He thought: “What if I apply the same thing to my marketing?”
So he took a leap of faith. He invested in Google Adwords. Implementing lessons taught by AMI, the LCC concept was easily applicable to online advertising because when you break a very large commission (a whole project) into something very small (a consultation), the risk lessens and the reward increases. All of a sudden, prospects are making more “impulsive” choices. With a click of a button, they can meet Mehran.
As his marketing approach changed, so did his audience. A different group of people will pay a small fee, rather than a high fee to get their project done as soon as possible. Soon, his firm was gravitating toward the residential market in the UK.
Hotel and commercial clients still hire the firm to transform their spaces. But for marketing, Mehran has set an intention to focus on Londoners who want to renovate, transform or build their dream homes. Why? Because he is passionate about the designer’s primary role — enriching people’s lives.
Google Ads worked wonders (eventually)
Despite good intentions, his first Adwords campaign was a total failure. But he felt intrigued by the idea of being able to reach a countless number of prospects online. He kept trying.
“Find the ones who match your ideal client profile,” Eric advised. “Get in front of the people who appreciate what you do.”
Mehran made yet another major change for his firm — this time it worked! Targeting demographics transformed his firm for the better. Now, they seek clients within a 10 mile radius of central London, with lucrative jobs such as lawyers, financiers, businesspeople, who are already interested in design. The secret to these adword filters is both inclusion and exclusion. Mehran includes contractors on his list, while excluding architects and students who would probably not be interested in hiring a designer.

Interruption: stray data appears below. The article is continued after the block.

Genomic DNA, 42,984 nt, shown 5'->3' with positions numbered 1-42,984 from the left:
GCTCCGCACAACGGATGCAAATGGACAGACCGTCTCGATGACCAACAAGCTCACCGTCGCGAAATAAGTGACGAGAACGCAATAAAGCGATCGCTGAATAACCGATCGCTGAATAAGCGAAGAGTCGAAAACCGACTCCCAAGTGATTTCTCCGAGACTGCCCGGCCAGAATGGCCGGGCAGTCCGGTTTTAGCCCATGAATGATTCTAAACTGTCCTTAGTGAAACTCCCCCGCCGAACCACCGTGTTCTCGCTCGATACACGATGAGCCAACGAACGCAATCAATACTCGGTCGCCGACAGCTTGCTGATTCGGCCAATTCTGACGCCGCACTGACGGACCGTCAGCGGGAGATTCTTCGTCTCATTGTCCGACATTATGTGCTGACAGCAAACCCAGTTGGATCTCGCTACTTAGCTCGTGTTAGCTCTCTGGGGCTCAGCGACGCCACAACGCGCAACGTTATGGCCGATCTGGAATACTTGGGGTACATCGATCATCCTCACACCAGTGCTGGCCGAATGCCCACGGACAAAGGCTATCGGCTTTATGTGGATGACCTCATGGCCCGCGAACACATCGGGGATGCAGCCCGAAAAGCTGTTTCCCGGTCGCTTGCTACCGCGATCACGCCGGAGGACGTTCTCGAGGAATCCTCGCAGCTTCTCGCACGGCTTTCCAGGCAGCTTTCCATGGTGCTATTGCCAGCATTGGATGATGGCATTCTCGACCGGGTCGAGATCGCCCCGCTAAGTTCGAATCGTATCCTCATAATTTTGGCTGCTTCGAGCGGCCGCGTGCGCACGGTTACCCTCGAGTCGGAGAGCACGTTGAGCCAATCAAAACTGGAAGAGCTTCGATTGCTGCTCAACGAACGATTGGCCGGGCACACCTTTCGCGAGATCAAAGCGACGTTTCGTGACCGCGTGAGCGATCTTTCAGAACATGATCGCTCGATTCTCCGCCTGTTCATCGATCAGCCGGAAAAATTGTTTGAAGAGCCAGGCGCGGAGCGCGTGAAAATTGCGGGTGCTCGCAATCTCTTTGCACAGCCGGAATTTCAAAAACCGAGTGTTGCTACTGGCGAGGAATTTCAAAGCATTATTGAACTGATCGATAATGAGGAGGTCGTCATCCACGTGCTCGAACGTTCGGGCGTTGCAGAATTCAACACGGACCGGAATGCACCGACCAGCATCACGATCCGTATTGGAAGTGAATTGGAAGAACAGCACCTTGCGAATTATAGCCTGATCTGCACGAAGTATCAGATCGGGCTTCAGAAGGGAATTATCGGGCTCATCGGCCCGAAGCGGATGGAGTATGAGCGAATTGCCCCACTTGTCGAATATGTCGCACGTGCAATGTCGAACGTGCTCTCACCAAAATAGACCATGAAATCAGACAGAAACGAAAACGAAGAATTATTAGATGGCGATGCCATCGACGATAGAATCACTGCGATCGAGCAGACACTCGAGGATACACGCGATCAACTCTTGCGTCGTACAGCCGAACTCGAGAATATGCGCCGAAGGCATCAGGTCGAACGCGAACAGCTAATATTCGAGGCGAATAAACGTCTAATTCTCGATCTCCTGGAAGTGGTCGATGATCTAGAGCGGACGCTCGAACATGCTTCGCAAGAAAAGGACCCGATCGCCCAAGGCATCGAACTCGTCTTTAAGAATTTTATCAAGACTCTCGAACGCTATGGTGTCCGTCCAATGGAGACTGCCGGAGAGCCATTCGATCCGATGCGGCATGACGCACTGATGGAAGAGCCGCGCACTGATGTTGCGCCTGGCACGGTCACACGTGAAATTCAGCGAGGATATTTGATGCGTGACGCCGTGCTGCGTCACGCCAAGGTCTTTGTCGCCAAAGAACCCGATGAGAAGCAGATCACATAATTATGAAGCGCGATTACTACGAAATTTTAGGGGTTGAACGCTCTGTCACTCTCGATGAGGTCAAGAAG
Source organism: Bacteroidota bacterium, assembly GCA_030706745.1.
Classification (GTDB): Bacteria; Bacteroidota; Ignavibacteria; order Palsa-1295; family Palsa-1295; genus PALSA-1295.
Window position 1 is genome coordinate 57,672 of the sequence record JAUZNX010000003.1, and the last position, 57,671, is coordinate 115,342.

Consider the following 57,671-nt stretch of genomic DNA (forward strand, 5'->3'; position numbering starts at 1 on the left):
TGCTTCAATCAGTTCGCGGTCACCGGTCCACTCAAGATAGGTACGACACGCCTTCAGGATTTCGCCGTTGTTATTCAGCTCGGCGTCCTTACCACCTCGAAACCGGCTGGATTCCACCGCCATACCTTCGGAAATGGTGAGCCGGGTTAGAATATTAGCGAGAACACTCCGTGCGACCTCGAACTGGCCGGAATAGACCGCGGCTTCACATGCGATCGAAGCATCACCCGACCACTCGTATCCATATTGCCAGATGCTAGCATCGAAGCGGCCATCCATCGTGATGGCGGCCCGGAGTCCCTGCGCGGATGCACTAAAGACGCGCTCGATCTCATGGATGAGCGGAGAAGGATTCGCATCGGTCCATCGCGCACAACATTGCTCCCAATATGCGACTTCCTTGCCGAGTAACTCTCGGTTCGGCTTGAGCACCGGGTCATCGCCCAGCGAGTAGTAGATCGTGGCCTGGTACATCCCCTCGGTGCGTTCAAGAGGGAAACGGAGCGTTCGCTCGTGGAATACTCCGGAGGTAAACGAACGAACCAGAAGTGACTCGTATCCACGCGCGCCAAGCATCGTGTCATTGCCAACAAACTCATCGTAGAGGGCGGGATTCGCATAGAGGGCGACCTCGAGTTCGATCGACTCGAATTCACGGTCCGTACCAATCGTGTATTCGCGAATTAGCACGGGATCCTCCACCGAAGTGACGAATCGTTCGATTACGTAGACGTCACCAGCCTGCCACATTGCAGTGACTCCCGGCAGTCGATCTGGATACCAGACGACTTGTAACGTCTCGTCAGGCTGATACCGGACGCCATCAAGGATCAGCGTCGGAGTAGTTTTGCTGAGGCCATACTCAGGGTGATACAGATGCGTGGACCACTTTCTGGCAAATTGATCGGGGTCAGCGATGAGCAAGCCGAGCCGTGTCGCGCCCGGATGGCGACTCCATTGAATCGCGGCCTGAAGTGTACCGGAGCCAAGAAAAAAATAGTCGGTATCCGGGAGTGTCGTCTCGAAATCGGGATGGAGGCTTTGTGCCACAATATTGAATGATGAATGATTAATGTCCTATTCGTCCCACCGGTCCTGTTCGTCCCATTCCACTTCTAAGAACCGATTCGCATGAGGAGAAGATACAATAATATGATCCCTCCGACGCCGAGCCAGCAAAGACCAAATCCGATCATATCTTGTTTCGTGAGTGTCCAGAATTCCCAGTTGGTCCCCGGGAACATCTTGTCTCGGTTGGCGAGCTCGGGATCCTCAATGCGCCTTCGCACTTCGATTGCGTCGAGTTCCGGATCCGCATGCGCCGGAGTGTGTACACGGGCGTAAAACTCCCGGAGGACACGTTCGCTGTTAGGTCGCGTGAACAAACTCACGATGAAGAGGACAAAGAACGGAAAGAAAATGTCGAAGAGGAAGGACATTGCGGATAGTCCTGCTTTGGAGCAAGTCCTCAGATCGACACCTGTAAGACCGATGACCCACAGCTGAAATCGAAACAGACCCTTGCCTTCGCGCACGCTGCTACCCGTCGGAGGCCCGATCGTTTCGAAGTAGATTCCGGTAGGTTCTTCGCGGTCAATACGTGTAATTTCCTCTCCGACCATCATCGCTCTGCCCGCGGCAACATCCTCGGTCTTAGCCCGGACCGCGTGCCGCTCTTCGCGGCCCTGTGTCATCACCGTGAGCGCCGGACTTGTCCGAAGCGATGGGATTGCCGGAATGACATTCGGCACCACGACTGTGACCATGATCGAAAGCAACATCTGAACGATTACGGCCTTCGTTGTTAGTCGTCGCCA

As a result, by spending only £2000 his firm has reached 80K+ people and spoken to about 30% of them. A very small percentage turn to clients but that far outweighs the cost. The lead cost is about £17 but customers are worth many thousands of pounds. One customer can pay for the whole of the year.
“I turn on Google Adwords every time I want some customers,” he says. “I get clients on demand. The beauty of it is you know a percentage of those people will convert to clients and they are some of my best — good people who appreciate my work.”
Adjusting an AMI template, he can easily offer free 30-minute phone consultations. “If you think about it, you’d have to interview your client anyway,” he says. “This way you’re giving some value.”
From the consultation, that lead is no longer a stranger. It is a connection. Then, if the client is the right match for him, he offers the LCC.
“Nothing is more effective than one person connecting with another,” Richard coached. “You want to get a yes or no and then move forward.”
Success! Where did the £80K come from?
The firm can navigate inevitable ups and downs because they have a system in place. Mehran has been generating high quality leads and clients from online advertising. So far he has generated over £80K in fees.
His Facebook and Instagram ads include a slideshow with captions like “transform your home” (examples of motivational captions are at 28:15 and 52:52 in the video above). The message just clicks … and so do ideal prospects. A homeowner can discover the whole family’s potential for happiness. Everybody wants to stand out, including architects and designers. We’re all human.